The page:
The army says its prisoners are allowed home to harvest their crops, but the villagers say they are only allowed to leave the camps in groups so most get back to their fields just once or twice a week. It is enough time to harvest some vegetables but not to plant new crops, so in a few months they will be hit by an additional food crisis.
The government calls criticism of its "regroupment" policy "untrue and defamatory propaganda". It claims it had no other choice but to take the "extreme and painful measure" of forcing people into camps to stop the "noose" of rebellion from tightening around the capital.
The camps were prompted by a growing numbers of rebel assaults on Bujumbura. On independence day, July 1, rebels sealed off the city. Then came attacks on mostly Tutsi suburbs. In early September, about 30 people were burned alive in their homes. Extremist Tutsi militias then re-emerged to take their revenge on Hutus.
Many diplomats believe that Burundi's military leader and President, Pierre Buyoya, reluctantly bowed to pressure from within his own army to force the Hutu population into the camps.
A similar policy proved relatively successful in separating the general population from rebels in the north and east of the country three years ago. But there was a price to pay. Thousands died from disease and hunger in the camps. No one knows the real death toll, just as the number of young Hutu men disappearing from the latest camps stays hidden.
But accounts of killings are emerging. Human rights groups accuse the army of murdering about 35 people at the Kibembe camp. The army admits a soldier in Ruyaga shot 11 people in one night and says he was arrested. Some of the camps are sealed off for several days for "military operations".
The camps have also come under attack by Hutu rebels. Ten people were killed during an assault on Mubimbi. The army implicitly admitted problems in some areas after shutting off Kavumu because its 16 000 detainees "do not want to listen to the authorities" amid an apparent revolt.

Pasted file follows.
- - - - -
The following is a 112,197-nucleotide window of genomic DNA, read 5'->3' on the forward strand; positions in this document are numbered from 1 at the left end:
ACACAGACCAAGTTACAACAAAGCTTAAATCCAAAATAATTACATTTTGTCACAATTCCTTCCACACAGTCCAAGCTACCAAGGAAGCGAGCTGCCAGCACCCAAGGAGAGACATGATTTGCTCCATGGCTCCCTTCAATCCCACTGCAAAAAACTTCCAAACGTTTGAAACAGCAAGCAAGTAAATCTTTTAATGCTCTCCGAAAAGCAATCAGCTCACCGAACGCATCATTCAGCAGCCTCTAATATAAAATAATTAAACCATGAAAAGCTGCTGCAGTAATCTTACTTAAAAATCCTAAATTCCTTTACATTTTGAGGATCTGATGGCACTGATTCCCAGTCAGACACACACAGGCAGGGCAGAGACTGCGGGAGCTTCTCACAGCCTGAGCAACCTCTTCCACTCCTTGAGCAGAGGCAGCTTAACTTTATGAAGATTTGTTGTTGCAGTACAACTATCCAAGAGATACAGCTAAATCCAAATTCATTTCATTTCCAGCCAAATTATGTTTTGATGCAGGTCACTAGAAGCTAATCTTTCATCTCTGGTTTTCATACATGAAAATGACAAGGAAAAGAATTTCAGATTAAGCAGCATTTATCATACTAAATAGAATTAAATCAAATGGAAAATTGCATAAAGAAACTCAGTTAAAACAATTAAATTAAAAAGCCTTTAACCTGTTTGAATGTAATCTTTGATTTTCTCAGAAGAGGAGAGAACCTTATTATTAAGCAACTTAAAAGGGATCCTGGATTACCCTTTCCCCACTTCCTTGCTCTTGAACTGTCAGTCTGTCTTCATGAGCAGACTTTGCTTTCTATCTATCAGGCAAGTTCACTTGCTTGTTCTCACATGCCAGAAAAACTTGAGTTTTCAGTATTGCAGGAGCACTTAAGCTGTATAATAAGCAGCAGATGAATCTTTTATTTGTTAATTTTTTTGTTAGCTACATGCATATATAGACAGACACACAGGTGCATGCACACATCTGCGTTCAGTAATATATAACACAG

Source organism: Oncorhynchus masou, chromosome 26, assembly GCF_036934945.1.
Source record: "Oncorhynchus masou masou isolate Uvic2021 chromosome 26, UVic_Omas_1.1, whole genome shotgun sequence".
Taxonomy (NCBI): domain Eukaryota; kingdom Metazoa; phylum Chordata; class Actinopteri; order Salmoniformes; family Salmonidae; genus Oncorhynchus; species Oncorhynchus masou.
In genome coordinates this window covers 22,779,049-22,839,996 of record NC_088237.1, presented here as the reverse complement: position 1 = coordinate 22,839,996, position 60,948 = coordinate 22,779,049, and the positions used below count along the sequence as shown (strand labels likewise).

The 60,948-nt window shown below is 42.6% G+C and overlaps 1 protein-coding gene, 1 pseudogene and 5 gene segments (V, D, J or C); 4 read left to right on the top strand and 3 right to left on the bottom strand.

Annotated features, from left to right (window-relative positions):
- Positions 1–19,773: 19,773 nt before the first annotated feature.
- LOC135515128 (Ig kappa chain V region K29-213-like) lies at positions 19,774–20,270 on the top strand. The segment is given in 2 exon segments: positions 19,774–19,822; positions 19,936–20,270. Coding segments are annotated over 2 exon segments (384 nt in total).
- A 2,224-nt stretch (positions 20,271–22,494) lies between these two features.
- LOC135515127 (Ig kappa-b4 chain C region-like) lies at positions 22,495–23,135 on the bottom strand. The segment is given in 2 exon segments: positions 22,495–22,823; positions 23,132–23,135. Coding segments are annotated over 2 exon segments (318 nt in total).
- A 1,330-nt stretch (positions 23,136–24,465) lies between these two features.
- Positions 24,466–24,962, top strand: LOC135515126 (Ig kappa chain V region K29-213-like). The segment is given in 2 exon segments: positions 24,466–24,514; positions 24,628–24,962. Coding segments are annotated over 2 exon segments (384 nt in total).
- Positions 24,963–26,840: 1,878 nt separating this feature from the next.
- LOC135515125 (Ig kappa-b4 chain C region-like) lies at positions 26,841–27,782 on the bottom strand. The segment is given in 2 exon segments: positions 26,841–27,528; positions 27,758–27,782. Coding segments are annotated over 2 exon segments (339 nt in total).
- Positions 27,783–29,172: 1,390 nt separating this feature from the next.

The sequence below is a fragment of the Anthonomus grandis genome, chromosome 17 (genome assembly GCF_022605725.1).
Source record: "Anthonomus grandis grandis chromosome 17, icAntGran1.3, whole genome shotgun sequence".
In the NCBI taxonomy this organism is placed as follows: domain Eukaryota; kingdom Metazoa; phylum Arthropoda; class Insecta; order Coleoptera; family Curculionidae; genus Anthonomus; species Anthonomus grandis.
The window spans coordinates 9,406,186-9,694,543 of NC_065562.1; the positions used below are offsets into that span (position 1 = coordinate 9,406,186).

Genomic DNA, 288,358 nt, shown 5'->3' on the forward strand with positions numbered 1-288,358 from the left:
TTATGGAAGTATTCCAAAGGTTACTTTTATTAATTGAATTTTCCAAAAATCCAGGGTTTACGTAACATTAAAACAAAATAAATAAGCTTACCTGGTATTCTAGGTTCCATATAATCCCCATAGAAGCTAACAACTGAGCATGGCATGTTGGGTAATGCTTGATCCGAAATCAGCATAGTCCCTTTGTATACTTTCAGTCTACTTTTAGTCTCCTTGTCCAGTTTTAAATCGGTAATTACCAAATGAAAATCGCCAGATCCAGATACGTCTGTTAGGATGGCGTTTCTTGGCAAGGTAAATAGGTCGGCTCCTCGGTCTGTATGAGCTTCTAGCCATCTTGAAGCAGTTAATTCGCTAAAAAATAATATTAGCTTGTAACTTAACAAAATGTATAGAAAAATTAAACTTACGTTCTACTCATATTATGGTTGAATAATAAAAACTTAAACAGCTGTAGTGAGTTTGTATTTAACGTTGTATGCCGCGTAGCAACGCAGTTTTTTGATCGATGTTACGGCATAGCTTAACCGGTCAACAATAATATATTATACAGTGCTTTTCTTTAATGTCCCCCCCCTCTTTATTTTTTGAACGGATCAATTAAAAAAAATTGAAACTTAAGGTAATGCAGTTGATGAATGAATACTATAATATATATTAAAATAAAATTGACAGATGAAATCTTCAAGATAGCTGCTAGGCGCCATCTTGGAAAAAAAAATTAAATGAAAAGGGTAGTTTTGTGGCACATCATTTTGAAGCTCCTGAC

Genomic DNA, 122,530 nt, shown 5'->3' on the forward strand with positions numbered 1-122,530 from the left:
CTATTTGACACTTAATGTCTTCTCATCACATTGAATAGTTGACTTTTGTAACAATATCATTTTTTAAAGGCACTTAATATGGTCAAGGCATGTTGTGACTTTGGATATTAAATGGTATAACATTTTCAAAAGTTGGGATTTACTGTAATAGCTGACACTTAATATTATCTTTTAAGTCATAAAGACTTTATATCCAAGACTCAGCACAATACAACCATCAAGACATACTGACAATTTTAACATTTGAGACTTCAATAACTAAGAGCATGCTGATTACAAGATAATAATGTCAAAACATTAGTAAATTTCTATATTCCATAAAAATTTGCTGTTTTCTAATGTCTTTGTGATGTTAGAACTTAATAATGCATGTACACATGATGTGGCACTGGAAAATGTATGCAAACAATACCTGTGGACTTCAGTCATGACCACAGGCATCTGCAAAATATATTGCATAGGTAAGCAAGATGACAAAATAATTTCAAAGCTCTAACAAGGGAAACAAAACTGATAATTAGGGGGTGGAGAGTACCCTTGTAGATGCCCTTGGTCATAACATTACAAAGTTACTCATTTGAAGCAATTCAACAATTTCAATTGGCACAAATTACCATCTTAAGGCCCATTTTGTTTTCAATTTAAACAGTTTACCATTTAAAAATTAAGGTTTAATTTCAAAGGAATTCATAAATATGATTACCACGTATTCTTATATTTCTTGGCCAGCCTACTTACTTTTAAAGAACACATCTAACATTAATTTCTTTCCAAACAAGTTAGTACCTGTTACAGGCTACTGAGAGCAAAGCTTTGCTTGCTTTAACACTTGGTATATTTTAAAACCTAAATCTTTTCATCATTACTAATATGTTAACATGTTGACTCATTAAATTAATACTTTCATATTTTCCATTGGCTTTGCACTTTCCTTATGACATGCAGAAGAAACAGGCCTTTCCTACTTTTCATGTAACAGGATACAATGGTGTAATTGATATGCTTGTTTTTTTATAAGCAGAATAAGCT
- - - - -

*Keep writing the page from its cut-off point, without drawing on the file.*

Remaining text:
Large parts of Bujumbura were ethnically cleansed of Hutus by the mostly Tutsi army three years ago. It has left the city's Tutsi population in a majority. One businessman, Nicodemus Kimenzi, said the city's residents lived in fear of extermination, particularly after the genocide in neighbouring Rwanda.
"There is nothing wrong with the camps. It is good for Bujumbura because now the rebels cannot hide among the people in the hills and attack. It was very bad here. People were dying. The people in the camps are well looked after and being protected from the rebels. We have no choice if we are to defend ourselves," he said.
The camps pose a dilemma for aid agencies, with workers risking being accused of collaborating with the detention of Hutus if they help look after the detainees. One agency, Médecins sans Frontières has pulled out, and the United Nations left after two of its foreign officials were killed, probably by rebels. Other organisations, notably Catholic Relief and various medical charities, have stayed on.
The government has poured scorn on aid agencies that either hesitate to work in the camps or complain that many are inaccessible. Cabinet ministers were shown on television making the long climb to remote camps before denying that they were inaccessible. But the agencies say climbing a hill is one thing. Delivering water and food is another.